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Illinois Vet College Enhances Anatomy Class with Painted Skulls

The painted skulls are used in conjunction with a color key that can be used consistently across species.

The painted skulls are used in conjunction with a color key that can be used consistently across species.

Irenka Carney, University of Illinois College of Veterinary Medicine

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The University of Illinois College of Veterinary Medicine has found that using painted skulls as a teaching tool can help students better learn anatomy.

Ashley Lynch, one of the instructional laboratory specialists, came up with the idea of painting the skulls in 2014 after one student wrote, “I hate anatomy,” on the zygomatic arch of a canine skull.

“The skull anatomy section is intense,” said Lynch, who assists 130 first-year veterinary students in the anatomy course. “They have about 80 pages on skull anatomy to memorize in four weeks. Identifying the parts on actual skulls solely by reviewing the two-dimensional images is very difficult.”

Despite various attempts, they were unable to remove the graffiti, the university reported.

“The only solution we could come up with was to cover over the writing with white paint,” Lynch said. “Then I got an idea. I used leftover model paint to make the individual bones of the skull different colors.”

When the students saw the painted skull, they all wanted to use it because it was so helpful for distinguishing the bones, according to the university.

Seeing the painted skull’s success, Lynch decided to paint cow and horse skulls for the students.

“The textbook pictures do a good job representing the anatomy of the cat and dog skulls,” Lynch said. “Aspects of the cow and especially the horse skull are harder to translate between the illustrations and the real skull.”

She heard students exclaim, “I finally understand!”

Ashley Lynch

Irenka Carney, University of Illinois College of Veterinary Medicine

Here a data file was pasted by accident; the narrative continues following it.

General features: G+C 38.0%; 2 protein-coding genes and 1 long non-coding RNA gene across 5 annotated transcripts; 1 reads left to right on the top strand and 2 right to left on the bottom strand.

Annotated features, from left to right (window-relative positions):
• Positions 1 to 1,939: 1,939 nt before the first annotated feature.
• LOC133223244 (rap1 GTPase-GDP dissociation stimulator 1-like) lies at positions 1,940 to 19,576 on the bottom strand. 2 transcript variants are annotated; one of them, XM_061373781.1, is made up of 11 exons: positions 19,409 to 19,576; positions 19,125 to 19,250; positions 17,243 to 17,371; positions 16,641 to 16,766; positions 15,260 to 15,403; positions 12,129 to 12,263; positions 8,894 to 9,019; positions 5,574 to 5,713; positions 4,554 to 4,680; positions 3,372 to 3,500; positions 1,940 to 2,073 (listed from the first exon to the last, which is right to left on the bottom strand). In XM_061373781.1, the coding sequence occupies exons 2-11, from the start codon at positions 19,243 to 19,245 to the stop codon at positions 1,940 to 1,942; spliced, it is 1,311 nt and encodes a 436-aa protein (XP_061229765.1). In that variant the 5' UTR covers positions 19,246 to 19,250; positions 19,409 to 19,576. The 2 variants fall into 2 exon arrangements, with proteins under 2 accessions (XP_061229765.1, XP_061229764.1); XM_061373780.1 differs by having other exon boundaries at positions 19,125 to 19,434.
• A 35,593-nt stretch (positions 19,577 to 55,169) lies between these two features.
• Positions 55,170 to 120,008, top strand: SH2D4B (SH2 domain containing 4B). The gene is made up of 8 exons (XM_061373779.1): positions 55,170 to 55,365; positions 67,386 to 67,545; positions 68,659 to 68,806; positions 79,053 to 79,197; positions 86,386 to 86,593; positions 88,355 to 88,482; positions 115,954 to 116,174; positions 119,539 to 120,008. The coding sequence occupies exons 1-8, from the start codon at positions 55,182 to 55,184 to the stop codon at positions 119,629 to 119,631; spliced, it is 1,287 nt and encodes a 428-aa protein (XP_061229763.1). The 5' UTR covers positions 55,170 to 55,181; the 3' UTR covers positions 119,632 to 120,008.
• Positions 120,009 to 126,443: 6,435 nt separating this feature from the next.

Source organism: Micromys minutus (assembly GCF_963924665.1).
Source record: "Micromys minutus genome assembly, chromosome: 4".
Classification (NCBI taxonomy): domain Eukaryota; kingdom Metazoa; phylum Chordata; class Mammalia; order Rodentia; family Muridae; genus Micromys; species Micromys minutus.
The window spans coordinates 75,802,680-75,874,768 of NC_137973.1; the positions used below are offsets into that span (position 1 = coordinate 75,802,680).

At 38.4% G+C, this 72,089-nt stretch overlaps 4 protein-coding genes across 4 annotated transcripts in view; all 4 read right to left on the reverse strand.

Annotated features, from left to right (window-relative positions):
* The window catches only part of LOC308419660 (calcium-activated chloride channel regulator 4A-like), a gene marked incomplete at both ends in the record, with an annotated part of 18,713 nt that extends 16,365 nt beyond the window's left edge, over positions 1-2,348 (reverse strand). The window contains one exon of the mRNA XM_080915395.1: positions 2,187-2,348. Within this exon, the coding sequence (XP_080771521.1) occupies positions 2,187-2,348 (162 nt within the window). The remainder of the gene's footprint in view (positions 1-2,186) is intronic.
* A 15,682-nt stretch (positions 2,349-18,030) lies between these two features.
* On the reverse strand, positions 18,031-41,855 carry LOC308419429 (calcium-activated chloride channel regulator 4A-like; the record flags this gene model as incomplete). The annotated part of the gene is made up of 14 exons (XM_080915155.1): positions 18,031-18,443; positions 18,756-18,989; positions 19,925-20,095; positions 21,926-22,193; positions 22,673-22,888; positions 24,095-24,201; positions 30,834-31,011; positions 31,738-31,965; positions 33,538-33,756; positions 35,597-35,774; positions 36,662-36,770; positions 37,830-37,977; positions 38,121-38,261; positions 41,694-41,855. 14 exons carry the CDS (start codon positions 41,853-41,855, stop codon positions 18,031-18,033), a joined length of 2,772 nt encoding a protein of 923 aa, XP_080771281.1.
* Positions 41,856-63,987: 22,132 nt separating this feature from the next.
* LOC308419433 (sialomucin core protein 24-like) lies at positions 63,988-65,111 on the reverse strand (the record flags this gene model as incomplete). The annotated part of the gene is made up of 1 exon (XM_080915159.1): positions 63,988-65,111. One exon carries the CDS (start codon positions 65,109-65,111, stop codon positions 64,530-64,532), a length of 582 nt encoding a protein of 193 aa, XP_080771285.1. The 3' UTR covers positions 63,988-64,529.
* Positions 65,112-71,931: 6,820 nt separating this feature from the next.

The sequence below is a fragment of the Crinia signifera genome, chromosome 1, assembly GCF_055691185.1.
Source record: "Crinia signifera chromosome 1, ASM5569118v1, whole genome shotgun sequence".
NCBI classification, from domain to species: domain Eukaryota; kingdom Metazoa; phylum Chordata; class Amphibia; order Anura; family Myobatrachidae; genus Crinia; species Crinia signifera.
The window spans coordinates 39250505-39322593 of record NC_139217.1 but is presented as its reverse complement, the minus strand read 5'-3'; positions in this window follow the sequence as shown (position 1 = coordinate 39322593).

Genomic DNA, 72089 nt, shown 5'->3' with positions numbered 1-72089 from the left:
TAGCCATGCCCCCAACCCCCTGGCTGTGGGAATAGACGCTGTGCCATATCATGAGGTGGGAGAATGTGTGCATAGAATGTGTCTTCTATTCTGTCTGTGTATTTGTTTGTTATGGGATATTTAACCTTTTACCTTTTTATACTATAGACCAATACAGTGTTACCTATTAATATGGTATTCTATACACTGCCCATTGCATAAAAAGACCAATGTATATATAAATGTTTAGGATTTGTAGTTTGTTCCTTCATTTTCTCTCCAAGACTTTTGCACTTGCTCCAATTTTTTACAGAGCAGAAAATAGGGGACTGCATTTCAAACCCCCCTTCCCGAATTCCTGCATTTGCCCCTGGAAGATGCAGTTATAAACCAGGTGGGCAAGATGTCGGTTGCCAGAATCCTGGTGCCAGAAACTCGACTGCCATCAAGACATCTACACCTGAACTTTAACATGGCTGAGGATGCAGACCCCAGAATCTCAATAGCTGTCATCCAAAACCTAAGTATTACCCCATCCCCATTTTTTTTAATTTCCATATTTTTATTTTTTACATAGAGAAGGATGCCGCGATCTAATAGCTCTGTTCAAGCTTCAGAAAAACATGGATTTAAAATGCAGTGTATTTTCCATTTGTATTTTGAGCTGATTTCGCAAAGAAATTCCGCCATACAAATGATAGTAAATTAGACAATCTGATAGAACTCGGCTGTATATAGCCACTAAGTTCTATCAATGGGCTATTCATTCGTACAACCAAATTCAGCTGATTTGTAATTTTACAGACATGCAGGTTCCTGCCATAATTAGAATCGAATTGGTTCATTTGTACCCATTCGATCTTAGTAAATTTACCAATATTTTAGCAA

Ashley Lynch came up with the idea of painting the skulls after one student wrote, “I hate anatomy,” on the zygomatic arch of a canine skull. She found that using the painted skulls as a teaching tool helped students better learn anatomy.

Lynch next devised a color key to improve the usefulness of the skulls. The system can be applied across species. For example, the zygomatic bone will be lime green on any animal skull.

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Since the initial approach, Lynch has come up with various improvements. For instance, she now only paints one half of the skull to identify the bones. The other half she leaves mostly bare, with colored rings around each kind of opening on the skull, the university noted.

“Knowing the openings is especially important because they relate to the nerves and blood vessels,” Lynch said. “How blood vessels get to the eyes, ears, and nose and how nerves travel from the nose to the brain—all this information has very important applications in veterinary practice, for example, in accurately assessing a facial injury on an animal.”

In the past two years, Lynch has painted 13 skulls—each one taking about 16 hours to paint.

Lynch has also started experimenting with painting limb bones to help demonstrate anatomy and joint relationships.

“We know that students don’t all learn things the same way,” Lynch said. “I hope this is a small step toward empowering all kinds of learners.”

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